A recent Maine Supreme Judicial Court ruling against a slip and fall accident victim highlights the importance of seeking prompt legal advice. The case involved an accident in which the plaintiff slipped and fell on ice outside of her University of Southern Maine (USM) dormitory. She broke a leg, tore ligaments, and had surgery for her injuries. Her father requested compensation from University administrators, who eventually turned the matter over to the University’s insurance company, which denied the claim. The Tort legal clock for filing a prelitigation notice of claim against the University started running on the day of the slip and fall. By the time the plaintiff had a lawyer who filed the prelitigation notice of claim, the 180-day deadline defined by Tort law for filing had passed.
The defendant in the case, the University of Maine System, got the case dismissed by the trial court based on plaintiff’s untimely filing of the prelitigation notice of claim. The defendant successfully argued that there was no case to take to trial because the plaintiff failed to follow legal requirements for bringing a case against a governmental entity.
Tort Filing Deadlines
Generally, but subject to various exceptions, there is a six-year deadline for filing most personal injury lawsuits in Maine state courts. One of the exceptions involves tort claims against city, county or state governmental entities. These types of tort claims have a two-year deadline for filing a lawsuit. They also have an 180-day deadline for filing a formal prelitigation notice of claim.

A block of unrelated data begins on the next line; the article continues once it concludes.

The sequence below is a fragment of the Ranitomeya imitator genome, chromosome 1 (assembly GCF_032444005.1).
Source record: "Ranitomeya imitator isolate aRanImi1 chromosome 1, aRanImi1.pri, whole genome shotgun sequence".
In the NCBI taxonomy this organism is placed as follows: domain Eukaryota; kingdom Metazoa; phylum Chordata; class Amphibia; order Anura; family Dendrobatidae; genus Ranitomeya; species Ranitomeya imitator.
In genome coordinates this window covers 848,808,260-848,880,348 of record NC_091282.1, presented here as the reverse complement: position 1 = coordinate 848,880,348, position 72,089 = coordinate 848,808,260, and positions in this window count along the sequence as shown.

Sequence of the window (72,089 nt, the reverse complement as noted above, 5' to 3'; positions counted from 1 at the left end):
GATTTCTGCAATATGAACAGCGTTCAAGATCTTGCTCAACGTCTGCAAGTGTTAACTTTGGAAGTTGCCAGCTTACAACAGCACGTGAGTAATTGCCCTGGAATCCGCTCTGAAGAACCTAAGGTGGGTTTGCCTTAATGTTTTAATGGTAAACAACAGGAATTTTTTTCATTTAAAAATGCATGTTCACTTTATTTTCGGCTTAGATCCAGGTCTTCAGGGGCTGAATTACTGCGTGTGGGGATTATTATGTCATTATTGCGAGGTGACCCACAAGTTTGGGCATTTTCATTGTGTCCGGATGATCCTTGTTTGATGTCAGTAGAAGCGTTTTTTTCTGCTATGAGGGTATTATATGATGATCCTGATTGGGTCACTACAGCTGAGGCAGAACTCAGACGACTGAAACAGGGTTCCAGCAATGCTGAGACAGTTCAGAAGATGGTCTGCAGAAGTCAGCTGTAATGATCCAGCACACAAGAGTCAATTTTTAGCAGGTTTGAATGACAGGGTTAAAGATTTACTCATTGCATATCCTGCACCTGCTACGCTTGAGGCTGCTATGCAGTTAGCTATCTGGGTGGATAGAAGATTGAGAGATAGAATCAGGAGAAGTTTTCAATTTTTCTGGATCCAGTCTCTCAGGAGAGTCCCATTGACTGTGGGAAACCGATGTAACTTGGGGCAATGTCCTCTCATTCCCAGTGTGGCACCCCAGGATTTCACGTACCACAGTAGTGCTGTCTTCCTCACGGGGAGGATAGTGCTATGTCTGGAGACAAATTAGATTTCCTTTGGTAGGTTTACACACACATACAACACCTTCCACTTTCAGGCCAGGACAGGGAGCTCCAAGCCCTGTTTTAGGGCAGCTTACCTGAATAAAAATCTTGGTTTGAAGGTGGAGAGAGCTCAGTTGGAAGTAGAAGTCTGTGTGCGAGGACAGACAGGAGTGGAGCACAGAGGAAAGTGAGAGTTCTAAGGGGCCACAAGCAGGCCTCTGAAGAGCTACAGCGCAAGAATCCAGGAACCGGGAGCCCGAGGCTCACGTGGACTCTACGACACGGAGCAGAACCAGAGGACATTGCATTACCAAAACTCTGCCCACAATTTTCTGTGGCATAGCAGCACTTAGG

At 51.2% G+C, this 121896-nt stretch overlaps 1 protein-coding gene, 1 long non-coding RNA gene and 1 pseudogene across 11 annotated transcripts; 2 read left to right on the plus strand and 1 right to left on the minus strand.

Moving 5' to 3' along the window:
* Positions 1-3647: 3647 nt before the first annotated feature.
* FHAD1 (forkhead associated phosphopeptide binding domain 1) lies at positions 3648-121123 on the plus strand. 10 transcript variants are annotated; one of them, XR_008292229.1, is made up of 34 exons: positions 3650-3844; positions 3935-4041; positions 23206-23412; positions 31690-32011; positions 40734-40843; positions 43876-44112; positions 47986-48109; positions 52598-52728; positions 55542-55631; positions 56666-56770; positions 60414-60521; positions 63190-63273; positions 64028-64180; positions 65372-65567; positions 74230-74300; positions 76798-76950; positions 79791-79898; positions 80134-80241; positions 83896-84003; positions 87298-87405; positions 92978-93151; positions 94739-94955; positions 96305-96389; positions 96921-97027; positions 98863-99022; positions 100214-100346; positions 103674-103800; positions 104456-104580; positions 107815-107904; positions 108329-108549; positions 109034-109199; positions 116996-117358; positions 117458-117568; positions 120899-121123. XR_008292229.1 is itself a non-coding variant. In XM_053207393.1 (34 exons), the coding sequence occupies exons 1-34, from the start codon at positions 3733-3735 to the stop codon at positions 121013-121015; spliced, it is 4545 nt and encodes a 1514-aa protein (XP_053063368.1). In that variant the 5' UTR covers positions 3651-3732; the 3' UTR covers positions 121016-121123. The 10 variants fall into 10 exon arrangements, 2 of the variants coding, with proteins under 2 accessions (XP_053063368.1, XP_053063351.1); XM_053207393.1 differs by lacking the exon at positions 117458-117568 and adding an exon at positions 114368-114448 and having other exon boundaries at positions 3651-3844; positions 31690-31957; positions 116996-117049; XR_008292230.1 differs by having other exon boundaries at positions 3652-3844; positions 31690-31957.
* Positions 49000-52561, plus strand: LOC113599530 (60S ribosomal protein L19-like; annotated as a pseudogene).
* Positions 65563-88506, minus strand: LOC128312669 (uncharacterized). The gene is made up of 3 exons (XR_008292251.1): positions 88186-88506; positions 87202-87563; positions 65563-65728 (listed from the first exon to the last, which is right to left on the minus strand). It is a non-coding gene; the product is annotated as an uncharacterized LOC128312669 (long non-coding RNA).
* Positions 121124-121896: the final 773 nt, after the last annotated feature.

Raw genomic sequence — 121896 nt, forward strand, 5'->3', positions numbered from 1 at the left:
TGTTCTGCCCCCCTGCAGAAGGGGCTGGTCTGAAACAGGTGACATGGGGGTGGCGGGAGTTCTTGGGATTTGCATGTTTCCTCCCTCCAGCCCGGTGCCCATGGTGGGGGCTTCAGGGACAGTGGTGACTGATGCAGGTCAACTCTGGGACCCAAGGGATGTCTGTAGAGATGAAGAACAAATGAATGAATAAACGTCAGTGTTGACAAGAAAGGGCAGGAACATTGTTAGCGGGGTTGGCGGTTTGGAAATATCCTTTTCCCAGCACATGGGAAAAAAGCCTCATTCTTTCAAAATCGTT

The Maine Supreme Court upheld the trial court on appeal, rejecting plaintiff’s argument that she had “good cause” for missing the prelitigation notice of claim deadline. While “good cause” may excuse a late filing against a governmental entity, the high court noted that “good cause” is interpreted narrowly. In this specific case, the high court determined that any “good cause” argument ended when the insurance company denied the claim because at that point Plaintiff still had 63 days to file the notice before the 180-day deadline would run.
There Was Still Time to File….
After the denial of the claim, Plaintiff had 63 days to file a timely notice of claim. The notice of claim wasn’t filed until 170 days after the denial. Agreeing with the lower court that it “remains a mystery to this day” why it took so long to file the notice, the high court stated there was no evidence of “good cause” to excuse the untimely filing of the notice of claim.
The high court noted that when asked by a school administrator whether the plaintiff intended to “file a claim”, the plaintiff’s father responded that they would not involve legal counsel “because of … [their] faith that the University would be willing to satisfy the medical and other related expenses . . . related to this incident without the need for legal counsel.”
Let Us Help You
It’s not as easy as saying, ‘Please pay my medical bills and lost wages because I slipped and fell on your property.’ Tort law is complex. For every general principle, there are exceptions and the facts are different in every case.
If you were injured in a slip and fall accident, call Fales & Fales, P.A., at (888) 526-9408 to schedule a free consultation and case evaluation. If you prefer email, contact the law firm online. We represent slip and fall clients in Lewiston, Auburn, and the surrounding areas of central and southern Maine. Contact us.